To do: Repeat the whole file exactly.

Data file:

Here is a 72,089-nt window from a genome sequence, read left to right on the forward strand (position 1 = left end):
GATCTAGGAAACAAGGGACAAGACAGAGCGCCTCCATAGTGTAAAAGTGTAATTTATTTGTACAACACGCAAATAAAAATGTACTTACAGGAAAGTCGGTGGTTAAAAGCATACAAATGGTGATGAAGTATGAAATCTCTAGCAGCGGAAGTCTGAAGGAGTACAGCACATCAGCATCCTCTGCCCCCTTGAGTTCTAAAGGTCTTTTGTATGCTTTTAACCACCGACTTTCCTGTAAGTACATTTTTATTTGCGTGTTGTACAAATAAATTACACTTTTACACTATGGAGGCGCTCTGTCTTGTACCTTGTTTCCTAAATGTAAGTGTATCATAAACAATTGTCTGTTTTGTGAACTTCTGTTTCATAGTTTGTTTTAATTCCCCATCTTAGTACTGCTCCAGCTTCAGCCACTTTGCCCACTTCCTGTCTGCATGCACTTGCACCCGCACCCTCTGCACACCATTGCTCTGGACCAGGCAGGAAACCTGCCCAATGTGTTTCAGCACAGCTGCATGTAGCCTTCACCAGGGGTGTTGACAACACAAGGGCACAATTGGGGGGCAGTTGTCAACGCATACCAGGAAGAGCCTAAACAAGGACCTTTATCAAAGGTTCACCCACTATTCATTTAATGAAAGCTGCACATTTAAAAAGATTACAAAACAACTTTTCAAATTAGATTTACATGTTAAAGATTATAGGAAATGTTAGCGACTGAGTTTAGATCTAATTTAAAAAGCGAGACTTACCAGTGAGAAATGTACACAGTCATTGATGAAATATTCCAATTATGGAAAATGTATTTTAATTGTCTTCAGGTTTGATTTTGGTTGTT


Here is a 72,089-nt window from a genome sequence, read left to right on the forward strand (position 1 = left end):
GATCTAGGAAACAAGGGACAAGACAGAGCGCCTCCATAGTGTAAAAGTGTAATTTATTTGTACAACACGCAAATAAAAATGTACTTACAGGAAAGTCGGTGGTTAAAAGCATACAAATGGTGATGAAGTATGAAATCTCTAGCAGCGGAAGTCTGAAGGAGTACAGCACATCAGCATCCTCTGCCCCCTTGAGTTCTAAAGGTCTTTTGTATGCTTTTAACCACCGACTTTCCTGTAAGTACATTTTTATTTGCGTGTTGTACAAATAAATTACACTTTTACACTATGGAGGCGCTCTGTCTTGTACCTTGTTTCCTAAATGTAAGTGTATCATAAACAATTGTCTGTTTTGTGAACTTCTGTTTCATAGTTTGTTTTAATTCCCCATCTTAGTACTGCTCCAGCTTCAGCCACTTTGCCCACTTCCTGTCTGCATGCACTTGCACCCGCACCCTCTGCACACCATTGCTCTGGACCAGGCAGGAAACCTGCCCAATGTGTTTCAGCACAGCTGCATGTAGCCTTCACCAGGGGTGTTGACAACACAAGGGCACAATTGGGGGGCAGTTGTCAACGCATACCAGGAAGAGCCTAAACAAGGACCTTTATCAAAGGTTCACCCACTATTCATTTAATGAAAGCTGCACATTTAAAAAGATTACAAAACAACTTTTCAAATTAGATTTACATGTTAAAGATTATAGGAAATGTTAGCGACTGAGTTTAGATCTAATTTAAAAAGCGAGACTTACCAGTGAGAAATGTACACAGTCATTGATGAAATATTCCAATTATGGAAAATGTATTTTAATTGTCTTCAGGTTTGATTTTGGTTGTT